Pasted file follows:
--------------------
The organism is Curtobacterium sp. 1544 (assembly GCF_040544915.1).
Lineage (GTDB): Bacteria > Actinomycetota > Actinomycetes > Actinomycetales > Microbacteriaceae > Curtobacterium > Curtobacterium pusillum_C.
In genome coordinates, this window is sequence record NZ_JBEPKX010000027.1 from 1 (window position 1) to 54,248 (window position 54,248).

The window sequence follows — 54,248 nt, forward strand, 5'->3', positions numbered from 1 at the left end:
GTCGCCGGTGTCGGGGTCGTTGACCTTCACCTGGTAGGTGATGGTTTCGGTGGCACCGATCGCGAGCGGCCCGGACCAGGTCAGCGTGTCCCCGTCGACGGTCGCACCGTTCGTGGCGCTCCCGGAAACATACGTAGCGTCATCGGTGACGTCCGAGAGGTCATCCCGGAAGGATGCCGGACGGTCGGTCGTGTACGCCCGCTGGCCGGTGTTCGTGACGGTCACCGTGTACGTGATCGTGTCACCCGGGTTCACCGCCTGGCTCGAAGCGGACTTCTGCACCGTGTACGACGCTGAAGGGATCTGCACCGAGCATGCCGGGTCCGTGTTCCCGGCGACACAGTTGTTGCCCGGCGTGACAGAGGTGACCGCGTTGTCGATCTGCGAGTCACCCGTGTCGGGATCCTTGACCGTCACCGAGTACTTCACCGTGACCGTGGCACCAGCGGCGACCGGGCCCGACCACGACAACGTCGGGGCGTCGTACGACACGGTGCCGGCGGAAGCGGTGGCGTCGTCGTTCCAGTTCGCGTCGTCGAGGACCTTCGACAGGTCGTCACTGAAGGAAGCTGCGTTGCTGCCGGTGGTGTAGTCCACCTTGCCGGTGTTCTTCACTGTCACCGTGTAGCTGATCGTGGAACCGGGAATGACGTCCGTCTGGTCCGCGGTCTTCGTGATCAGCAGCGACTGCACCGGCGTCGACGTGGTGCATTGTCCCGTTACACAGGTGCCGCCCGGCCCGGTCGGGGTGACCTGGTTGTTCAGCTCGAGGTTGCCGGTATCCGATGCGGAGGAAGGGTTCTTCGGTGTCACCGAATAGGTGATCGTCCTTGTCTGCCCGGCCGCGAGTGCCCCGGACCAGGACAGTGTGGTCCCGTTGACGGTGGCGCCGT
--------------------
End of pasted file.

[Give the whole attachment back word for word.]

The organism is Curtobacterium sp. 1544 (assembly GCF_040544915.1).
Lineage (GTDB): Bacteria > Actinomycetota > Actinomycetes > Actinomycetales > Microbacteriaceae > Curtobacterium > Curtobacterium pusillum_C.
In genome coordinates, this window is sequence record NZ_JBEPKX010000027.1 from 1 (window position 1) to 54,248 (window position 54,248).

The window sequence follows — 54,248 nt, forward strand, 5'->3', positions numbered from 1 at the left end:
GTCGCCGGTGTCGGGGTCGTTGACCTTCACCTGGTAGGTGATGGTTTCGGTGGCACCGATCGCGAGCGGCCCGGACCAGGTCAGCGTGTCCCCGTCGACGGTCGCACCGTTCGTGGCGCTCCCGGAAACATACGTAGCGTCATCGGTGACGTCCGAGAGGTCATCCCGGAAGGATGCCGGACGGTCGGTCGTGTACGCCCGCTGGCCGGTGTTCGTGACGGTCACCGTGTACGTGATCGTGTCACCCGGGTTCACCGCCTGGCTCGAAGCGGACTTCTGCACCGTGTACGACGCTGAAGGGATCTGCACCGAGCATGCCGGGTCCGTGTTCCCGGCGACACAGTTGTTGCCCGGCGTGACAGAGGTGACCGCGTTGTCGATCTGCGAGTCACCCGTGTCGGGATCCTTGACCGTCACCGAGTACTTCACCGTGACCGTGGCACCAGCGGCGACCGGGCCCGACCACGACAACGTCGGGGCGTCGTACGACACGGTGCCGGCGGAAGCGGTGGCGTCGTCGTTCCAGTTCGCGTCGTCGAGGACCTTCGACAGGTCGTCACTGAAGGAAGCTGCGTTGCTGCCGGTGGTGTAGTCCACCTTGCCGGTGTTCTTCACTGTCACCGTGTAGCTGATCGTGGAACCGGGAATGACGTCCGTCTGGTCCGCGGTCTTCGTGATCAGCAGCGACTGCACCGGCGTCGACGTGGTGCATTGTCCCGTTACACAGGTGCCGCCCGGCCCGGTCGGGGTGACCTGGTTGTTCAGCTCGAGGTTGCCGGTATCCGATGCGGAGGAAGGGTTCTTCGGTGTCACCGAATAGGTGATCGTCCTTGTCTGCCCGGCCGCGAGTGCCCCGGACCAGGACAGTGTGGTCCCGTTGACGGTGGCGCCGT